Spike Lee on 'BlacKkKlansman,' Charlottesville Riots and "Praying for" Kanye West

The outspoken helmer talks returning to Cannes with his new film — about around an African-American cop who infiltrated the Ku Klux Klan in the 1970s, duped Grand Wizard David Duke and became the head of a local chapter in Colorado — and what's next.

When it came time to cast the lead in his new film BlacKkKlansman, Spike Lee turned to a familiar face. Sort of.

John David Washington, the son of Denzel, has collaborated with Lee on four features, the first time on the biopic of Malcolm X. And it was on the set of that 1992 film that the future professional football player turned actor landed his first role with Lee, playing a Harlem student with one line. Washington was 6 years old.

“From what I can remember, the set was so cool and everybody seemed to love Spike Lee, and that was definitely evident on this set as well,” says Washington of BlacKkKlansman, which revolves around an African-American cop who infiltrated the Ku Klux Klan in the 1970s, duped Grand Wizard David Duke and became the head of a local chapter in Colorado.

Adam Driver plays his partner on the force in the film, which reassembles the group of red-hot producers behind Get Out, including Jordan Peele, Sean McKittrick and Jason Blum. The Focus Features film marks the sixth time Lee, 61, will hit the Croisette with an official visit and his first in nearly two decades (Do the Right Thing in 1989 and Jungle Fever in 1991 played in competition; while Girl 6 screened out of competition in 1996; and She’s Gotta Have It and Summer of Sam bowed in Directors’ Fortnight in 1986 and 1999, respectively).

Lee sat down with THR in his native Brooklyn to discuss BlacKkKlansman ahead of its May 15 Cannes premiere.

How did this project first get on your radar? Who brought it to you?

Jordan Peele. I never heard of any of that. I never heard of Ron [Stallworth, who penned the memoir on which the film is based], never heard of the book.

What was your first reaction?

Is this real? Because everybody remembers David Chappelle’s skit [in which the comedian played Clayton Bigsby, a black, blind member of the KKK].

This film was coming together right as the Charlottesville Unite the Right protests were happening. What was your reaction when the news of the protests began?

I mean, No. 1, there was a murder. Susan Bro lost her daughter. And then No. 2, Agent Orange [Donald Trump] refused to repudiate the Klan, the alt-right and the Nazis. “There’s good people on both sides.” That’s gonna be on his gravestone. He’s on the wrong side of history. I just think that his dog-whistle stuff has given these people that “come out,” you know. They get the signal. That’s what happened in Charlottesville, [Virginia].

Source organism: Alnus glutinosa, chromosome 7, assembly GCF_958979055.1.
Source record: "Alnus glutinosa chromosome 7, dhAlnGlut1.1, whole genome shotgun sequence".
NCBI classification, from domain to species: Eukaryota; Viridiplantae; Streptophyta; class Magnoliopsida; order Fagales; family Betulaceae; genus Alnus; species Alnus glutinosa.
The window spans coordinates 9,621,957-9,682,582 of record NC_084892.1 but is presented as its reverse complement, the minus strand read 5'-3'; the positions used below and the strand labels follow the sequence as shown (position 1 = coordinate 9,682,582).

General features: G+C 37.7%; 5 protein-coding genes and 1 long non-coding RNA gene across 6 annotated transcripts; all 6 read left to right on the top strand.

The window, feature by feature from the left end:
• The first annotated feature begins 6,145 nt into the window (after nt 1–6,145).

What did you think of Kanye West’s recent support of President Trump?

I pray for my brother.

What do you see as a solution for this undercurrent of racism in America?

Undercurrent? It never went away. Racism is woven into the fabric of this country. The foundation of this country is the genocide of the native people. And my ancestors were stolen from Mother Africa and brought here to work from can’t see in the morning to can’t see at night and built this country. That’s the source. Genocide and slavery is the source, the foundation of this country. That’s a fact. That’s how I feel. The foundation of this country is faulty, is false.

You’ve made most of your movies for Universal, including this one for the studio’s Focus label. Have they been particularly supportive through your career?

All I can say is thank God for [former Universal chairman] Tom Pollock. He was my angel. When that whole Do the Right Thing brouhaha started after Cannes [with critics saying the film would spark riots], people were pleading with Tom not to release it, at least not in the summer. He went through hell with [Martin Scorsese’s] The Last Temptation of Christ, had death threats. He had to have bodyguards. So, I would’ve understood a hundred percent if he said, “Spike, you saw what I went through with Marty’s film. I can’t do this again.” But he didn’t do that. He showed a lot of courage. People did not want him to release Do the Right Thing, and he said, “Fuck you.” He’s like, “I’m puttin’ the film out, and I’m puttin’ it out in the summer.” And the rest is history.

Name someone you haven’t worked with yet who you would like to work with?

Lee Sean Penn.

Do you have a role in mind?

Lee Nope. Everything happens that's supposed to happen. I just hasn't happened yet. Timing is everything.

What movie do you plan to make next? Are you going to delve into the Marvel superhero world with Sony’s Nightwatch?

I’m gonna be like Sgt. Schultz from Hogan’s Heroes: “I know nothing!” [doing a German accent].

A version of this story appears in The Hollywood Reporter's May 8 daily issue from the Cannes Film Festival. Click here to download.